Groom Spotlight: Alberto Ramirez Speaks The Horses' Language

Sep 29, 2015 - 10:04 AM
"They’re really good together—just two kinda grumpy guys," Liza Boyd says about Alberto Ramirez and Brunello. Photo by Judy Heinrich

“You just won me a lot of money!” Those were the surprising first words Liza Boyd heard from groom Alberto Ramirez right after she and Brunello won the USHJA International Hunter Derby Championship for the third consecutive year on August 15.

It turns out that Ramirez had placed a friendly but not insubstantial wager with, let’s just say, the groom of another top contender. He had that much confidence in the 17-year-old “Ike,” who was leading by only 1 point after the classic round.

“I’m glad I didn’t know about that bet before I rode, I would have been even more nervous,” reported Boyd. In fact, she admitted that both she and her brother, grand prix rider Hardin Towell, feel extra pressure when Ramirez even comes ringside to watch. “If he’s at the ring we have to do well because anything that goes wrong will be our fault—it’s not Alberto’s fault because he’s been at the barn since 4:00 a.m.”

Ramirez has actually been at the barn for 10 years. He came to the Towell family’s Finally Farm in Camden, S.C., after growing up in Mexico among an extended family of horsemen and blacksmiths. “I noticed right away that Alberto was sometimes very critical of a horse’s shoeing job, but that background explains it,” according to Boyd. “Because he’s always been around horses, he knows a lot. He’s really good at handling them, especially the ones from Europe, which can sometimes be up on their hind feet. He’s a real horseman.”

Today Ramirez oversees everything as Finally Farm’s “head guy” and de facto barn manager. “He hires the guys, manages the guys, and they all manage the horses,” Boyd explained. “Some big barns divide horses among grooms but here everyone is responsible for a little of everything.”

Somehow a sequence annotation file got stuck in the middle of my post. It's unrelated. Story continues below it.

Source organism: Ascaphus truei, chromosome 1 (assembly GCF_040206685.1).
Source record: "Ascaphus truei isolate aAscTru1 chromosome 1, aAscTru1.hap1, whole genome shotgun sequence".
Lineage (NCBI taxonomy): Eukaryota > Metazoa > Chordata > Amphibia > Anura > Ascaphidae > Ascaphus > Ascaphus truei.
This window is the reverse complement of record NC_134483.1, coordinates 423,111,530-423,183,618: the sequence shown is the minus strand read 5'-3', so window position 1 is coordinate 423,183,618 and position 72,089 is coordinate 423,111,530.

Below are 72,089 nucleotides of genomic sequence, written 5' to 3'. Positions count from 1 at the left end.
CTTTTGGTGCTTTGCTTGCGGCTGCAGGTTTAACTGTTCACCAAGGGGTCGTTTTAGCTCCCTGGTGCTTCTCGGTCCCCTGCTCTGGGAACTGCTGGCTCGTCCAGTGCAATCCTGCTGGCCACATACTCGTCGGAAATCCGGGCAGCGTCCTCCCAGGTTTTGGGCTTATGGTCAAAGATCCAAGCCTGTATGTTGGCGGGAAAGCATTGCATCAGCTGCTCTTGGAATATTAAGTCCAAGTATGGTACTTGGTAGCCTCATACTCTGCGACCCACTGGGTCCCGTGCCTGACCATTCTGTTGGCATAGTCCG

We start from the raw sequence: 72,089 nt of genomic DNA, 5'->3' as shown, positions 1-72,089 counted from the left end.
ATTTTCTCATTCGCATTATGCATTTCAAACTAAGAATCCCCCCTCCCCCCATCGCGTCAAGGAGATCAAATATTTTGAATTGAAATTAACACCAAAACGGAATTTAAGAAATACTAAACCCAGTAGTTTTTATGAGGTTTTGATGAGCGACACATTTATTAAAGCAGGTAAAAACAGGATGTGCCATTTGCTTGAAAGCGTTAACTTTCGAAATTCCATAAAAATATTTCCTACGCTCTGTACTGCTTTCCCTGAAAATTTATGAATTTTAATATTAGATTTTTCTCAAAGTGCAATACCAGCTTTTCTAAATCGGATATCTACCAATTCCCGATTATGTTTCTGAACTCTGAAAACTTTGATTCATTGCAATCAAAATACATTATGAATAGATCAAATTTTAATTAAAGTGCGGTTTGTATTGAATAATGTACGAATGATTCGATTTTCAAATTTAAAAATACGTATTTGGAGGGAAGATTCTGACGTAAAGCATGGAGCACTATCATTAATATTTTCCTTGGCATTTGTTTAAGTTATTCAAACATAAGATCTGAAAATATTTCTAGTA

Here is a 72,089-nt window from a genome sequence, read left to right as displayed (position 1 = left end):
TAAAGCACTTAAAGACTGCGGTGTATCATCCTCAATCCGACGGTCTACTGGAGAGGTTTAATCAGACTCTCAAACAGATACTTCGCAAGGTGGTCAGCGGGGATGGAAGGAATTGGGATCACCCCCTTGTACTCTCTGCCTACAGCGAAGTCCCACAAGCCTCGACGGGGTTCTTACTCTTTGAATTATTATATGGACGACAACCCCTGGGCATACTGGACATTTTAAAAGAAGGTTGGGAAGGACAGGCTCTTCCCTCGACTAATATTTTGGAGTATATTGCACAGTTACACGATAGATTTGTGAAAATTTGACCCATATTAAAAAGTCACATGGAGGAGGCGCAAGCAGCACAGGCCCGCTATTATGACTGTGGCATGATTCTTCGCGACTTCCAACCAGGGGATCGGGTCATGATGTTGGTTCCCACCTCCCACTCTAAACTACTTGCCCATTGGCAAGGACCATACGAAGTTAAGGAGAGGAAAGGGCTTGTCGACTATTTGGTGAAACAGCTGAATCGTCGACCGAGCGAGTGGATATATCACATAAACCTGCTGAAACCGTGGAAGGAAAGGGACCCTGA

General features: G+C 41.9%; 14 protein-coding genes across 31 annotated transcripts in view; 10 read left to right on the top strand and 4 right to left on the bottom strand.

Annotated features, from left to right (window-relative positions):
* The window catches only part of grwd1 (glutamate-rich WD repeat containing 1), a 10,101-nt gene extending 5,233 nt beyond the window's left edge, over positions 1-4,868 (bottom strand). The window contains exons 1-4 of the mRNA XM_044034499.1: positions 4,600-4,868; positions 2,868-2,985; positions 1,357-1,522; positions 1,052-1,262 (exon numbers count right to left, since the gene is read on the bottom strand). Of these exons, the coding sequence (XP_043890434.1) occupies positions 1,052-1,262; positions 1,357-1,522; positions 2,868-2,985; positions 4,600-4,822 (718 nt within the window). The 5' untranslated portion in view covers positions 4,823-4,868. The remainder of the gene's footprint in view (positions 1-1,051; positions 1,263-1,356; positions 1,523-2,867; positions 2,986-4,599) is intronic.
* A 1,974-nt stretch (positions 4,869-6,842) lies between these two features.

Fellow groom Carlos Ramirez (no relation) said, “Alberto takes everything very seriously. He is proud of his horses, proud of his guys. If anything looks wrong, we go to Alberto.”

“If anything doesn’t look right to Alberto he comes to me and we discuss it,” Boyd added. “These guys know their horses inside and out. They know if they’re sick, how much water they’re drinking, how their manure looks. It doesn’t matter how well you ride or how fancy a horse you have, if a horse isn’t hydrated or isn’t manuring, it’s not going to do well.

“It’s Alberto and the guys who make us able to do what we do in the show ring. And with Alberto, he always wants to get there earlier. My dad [trainer Jack Towell] will say ‘I’ll pick you up at such-and-such time’ and Alberto will say, ‘No, I want to get there an hour earlier.’ He wants the horses to be prepared, the stalls clean, everything ready before the show starts.”

Alberto Ramirez (second from left) celebrated Brunello and Liza Boyd’s win in the USHJA International Hunter Derby Finals with the Finally Farm family. Photo by Tricia Booker

Ramirez expects the riders to take things seriously, too. “Even with students in the barn, from pony kids to juniors, he’ll tell them, ‘Don’t bring your boyfriends to the show. No boyfriends allowed!’” Boyd said. “He’s half-joking but half-serious—he wants them to do well and not have any distractions.”

Ramirez is a man of few words who says he treats all the horses the same but admits that Ike, who he’s cared for since he was imported in 2007, is his favorite. Boyd often introduces him as “Ike’s best friend” and says their relationship is special: “They’re alike in some respects. Alberto is all business, not a lot of conversation. They’re really good together—just two kinda grumpy guys.”

A telling story from Boyd about one of those grumpy guys: “A couple of years ago Alberto started doing those little checkerboards on Ike’s rump for the shows. Now he even does it on days when Ike’s not competing. He always wants that horse to look his best when he’s out because he knows people will be looking at him.”

A clue to how Ramirez is feeling about a horse is whether he comes to the ring to watch. “He usually stays at the barn when we’re showing,” Boyd said. “But it’s funny—when we get a new horse he may come to the ring a couple of times to watch it. If he stops coming you know he doesn’t think that much of the horse. At least not yet. Sometimes after a year or two he’ll come back and start watching them.”

Not surprisingly, Ramirez is always ringside for Brunello. And competitors should be forewarned: he’s been coming to the ring pretty regularly for Boyd’s younger derby horse, Sterling, too.

This is the third article in Groom Spotlight, a new series of groom profiles to be featured on Make sure to follow and like the Chronicle’s Facebook page to see them posted. If you know a fantastic groom you’d like to see appear in this series, email


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